How Deer Found Their Way to Puerto Rico (Note: They Aren’t Native!)

Puerto Rico is home to a diverse and fascinating array of animals. Animals like the Puerto Rican boa, West Indian manatee, leatherback sea turtle, common coqui, and Puerto Rico Spindalis are all well-known for living on this colorful island. These indigenous creatures represent the island. However, several creatures that roam Puerto Rico are not indigenous. Deer are one animal that often impresses tourists visiting Puerto Rico. Were you aware that Puerto Rico is home to deer? Though they have been seen in Culebra for decades, are they native? Follow along to discover how deer found their way to Puerto Rico.

Are Deer Native to Puerto Rico?

Puerto Rico is not a native home to deer. They are widespread throughout Puerto Rico despite this, though it can be challenging to monitor population sizes. There are two types of deer on the island of Culebra, though most people only know about one, and there are numerous hypotheses as to how they arrived there.

Culebra is an island approximately 17 miles east of the Puerto Rican peninsula where there are whitetail deer, but how did they get there? We’re not sure, is the succinct response! The origin of the whitetail deer population in Culebra is the subject of several theories. A widely held belief is that the deer were introduced to the island during American occupation by the Army or Navy. This was done as a test or in the hopes of having a sufficient number of deer for hunting. Not as well accepted is the myth that the deer were introduced to the island by a wealthy foreign couple who had a fondness for deer. According to several reports, whitetail deer were brought to Culebra in 1966 and the Puerto Rican mainland in 1963.

How is the other deer doing? European fallow deer have been sighted all across mainland Puerto Rico, especially near Rio Piedras and San Lorenzo. The idea that they were formerly a part of El Monoloro: El Parque-Zoológico de Carolina is one explanation for how they have spread around the island. When the zoo closed, they were either released or managed to escape. Be aware that the information above is theoretical.

Regarding Whitetail Deer

After understanding the history of deer in Puerto Rico, let’s explore more about whitetail deer. Although they have been imported to other continents and nations, whitetail deer are indigenous to North, Central, and South America. For example, whitetail deer were also brought to Germany, the Czech Republic, Finland, Cuba, and Jamaica.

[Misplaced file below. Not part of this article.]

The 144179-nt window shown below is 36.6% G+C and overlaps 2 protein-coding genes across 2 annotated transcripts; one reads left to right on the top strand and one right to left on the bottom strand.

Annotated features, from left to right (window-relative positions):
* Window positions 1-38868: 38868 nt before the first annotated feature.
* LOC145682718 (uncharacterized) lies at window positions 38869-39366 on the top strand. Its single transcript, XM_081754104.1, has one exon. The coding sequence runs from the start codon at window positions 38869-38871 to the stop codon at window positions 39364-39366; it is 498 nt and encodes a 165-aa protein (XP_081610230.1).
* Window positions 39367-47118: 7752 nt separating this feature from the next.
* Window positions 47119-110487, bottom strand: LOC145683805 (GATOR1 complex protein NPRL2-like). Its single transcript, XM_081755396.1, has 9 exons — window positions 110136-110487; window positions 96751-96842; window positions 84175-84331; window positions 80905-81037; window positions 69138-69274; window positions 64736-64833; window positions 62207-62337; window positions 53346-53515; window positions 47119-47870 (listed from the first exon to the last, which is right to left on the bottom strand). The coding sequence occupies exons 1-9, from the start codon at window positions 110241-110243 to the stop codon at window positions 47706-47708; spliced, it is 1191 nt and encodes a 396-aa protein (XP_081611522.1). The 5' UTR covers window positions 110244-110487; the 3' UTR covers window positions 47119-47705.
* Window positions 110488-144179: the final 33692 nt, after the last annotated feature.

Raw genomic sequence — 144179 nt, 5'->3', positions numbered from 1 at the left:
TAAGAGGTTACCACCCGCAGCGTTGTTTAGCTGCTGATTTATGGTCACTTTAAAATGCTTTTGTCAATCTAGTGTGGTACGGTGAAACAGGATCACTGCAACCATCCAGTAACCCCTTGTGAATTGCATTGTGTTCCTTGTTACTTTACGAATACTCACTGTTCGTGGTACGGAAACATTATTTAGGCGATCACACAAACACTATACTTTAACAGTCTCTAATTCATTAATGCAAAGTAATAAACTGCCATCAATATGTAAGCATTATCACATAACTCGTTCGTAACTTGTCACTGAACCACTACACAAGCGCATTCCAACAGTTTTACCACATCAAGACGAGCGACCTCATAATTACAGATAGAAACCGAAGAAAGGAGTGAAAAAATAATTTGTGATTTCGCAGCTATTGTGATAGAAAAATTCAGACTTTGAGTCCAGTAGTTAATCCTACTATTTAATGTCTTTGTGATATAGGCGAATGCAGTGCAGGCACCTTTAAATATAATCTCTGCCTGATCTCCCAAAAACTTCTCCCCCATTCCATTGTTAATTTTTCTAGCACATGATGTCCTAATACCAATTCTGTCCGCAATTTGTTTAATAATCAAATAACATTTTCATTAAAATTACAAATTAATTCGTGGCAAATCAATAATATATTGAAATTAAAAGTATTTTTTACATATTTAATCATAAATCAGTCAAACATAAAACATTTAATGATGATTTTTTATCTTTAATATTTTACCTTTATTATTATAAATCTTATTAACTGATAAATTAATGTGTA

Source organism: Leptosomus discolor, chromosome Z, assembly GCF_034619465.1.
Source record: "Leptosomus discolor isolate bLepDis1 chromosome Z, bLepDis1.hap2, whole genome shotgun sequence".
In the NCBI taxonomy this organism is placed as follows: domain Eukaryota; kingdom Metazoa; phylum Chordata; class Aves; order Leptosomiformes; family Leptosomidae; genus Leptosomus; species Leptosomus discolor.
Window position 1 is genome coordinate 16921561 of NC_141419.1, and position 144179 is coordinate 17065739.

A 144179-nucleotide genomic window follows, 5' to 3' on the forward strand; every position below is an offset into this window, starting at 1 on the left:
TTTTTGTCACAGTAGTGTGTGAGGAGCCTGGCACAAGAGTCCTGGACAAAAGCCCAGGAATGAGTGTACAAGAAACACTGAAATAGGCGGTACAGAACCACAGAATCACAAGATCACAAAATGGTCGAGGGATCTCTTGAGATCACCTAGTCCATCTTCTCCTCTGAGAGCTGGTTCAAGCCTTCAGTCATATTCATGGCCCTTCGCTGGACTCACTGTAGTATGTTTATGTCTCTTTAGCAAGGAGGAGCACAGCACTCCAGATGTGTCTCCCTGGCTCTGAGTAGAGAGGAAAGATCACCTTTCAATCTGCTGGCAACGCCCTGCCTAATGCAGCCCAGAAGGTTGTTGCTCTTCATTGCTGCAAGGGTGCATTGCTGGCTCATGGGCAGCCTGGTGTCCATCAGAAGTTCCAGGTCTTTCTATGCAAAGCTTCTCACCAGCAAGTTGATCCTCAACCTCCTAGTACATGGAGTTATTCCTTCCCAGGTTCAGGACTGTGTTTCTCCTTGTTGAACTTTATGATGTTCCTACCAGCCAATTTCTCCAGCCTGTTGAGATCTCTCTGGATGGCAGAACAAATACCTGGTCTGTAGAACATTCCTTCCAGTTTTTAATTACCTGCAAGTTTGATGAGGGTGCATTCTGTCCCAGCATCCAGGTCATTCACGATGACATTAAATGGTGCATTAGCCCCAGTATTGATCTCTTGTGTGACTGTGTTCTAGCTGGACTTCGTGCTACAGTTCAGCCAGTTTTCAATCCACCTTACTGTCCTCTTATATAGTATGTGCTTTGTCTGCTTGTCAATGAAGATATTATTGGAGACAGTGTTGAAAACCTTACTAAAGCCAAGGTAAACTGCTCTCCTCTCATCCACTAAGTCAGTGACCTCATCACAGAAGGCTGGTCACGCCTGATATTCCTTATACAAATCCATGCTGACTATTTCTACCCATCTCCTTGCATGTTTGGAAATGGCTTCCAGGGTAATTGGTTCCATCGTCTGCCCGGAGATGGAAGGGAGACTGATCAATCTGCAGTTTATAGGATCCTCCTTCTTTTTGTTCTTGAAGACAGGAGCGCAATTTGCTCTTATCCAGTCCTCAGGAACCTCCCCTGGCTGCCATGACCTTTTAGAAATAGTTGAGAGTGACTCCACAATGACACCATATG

The height and weight of whitetail deer varies greatly by area. They could weigh as much as, or perhaps more than, seventy to four hundred pounds. Whitetail deer can run quickly. They are capable of sprinting up to 35 mph.

Regarding European Fallow Deer

Additionally, fallow deer are not indigenous to Puerto Rico or even North America! Numerous names for them exist, such as European fallow deer. Although fallow deer are found over much of Europe, it is most likely that this species first appeared in and near Turkey.

According to the IUCN Red List, fallow deer are currently classified as Least Concern. Male adult fallow deer, referred to as bucks, typically measure between 55 and 63 inches in length. Their weight could reach 220 pounds. Smaller than males, females are referred to as does and typically weigh between 60 and 110 pounds.

Does Puerto Rico Have Other Invasive Animals?

In Puerto Rico, deer are not the only exotic or invasive species. Not native to Puerto Rico, the green iguana is one of the most prevalent and iconic species on the island. This destructive animal causes annual losses and damages amounting to millions of dollars. Green iguanas have existed in Puerto Rico since the 1970s. They were popular pets for a brief period of time before being unleashed and proliferating rapidly. On the island, they have no natural predators.

Another invasive species on the island is the small Indian mongoose. These mongoose are native to Iraq and northern South Asia but have been in Puerto Rico since 1877. They were brought to the island in an attempt to eradicate or manage the black rats, which were interfering with sugarcane fields’ ability to produce crops. The length of small Indian mongooses ranges from 9 to 25 inches. They can climb quite well and know how to disappear from view.

On the island, feral pigs prowl around like they do in much of the world. It’s common knowledge that Vietnamese pot-bellied pigs roam freely around San Juan and its environs, wreaking havoc. They leave behind strong poop odors after getting inside trash cans. These wild pigs are probably the offspring of abandoned pets or previous household pets.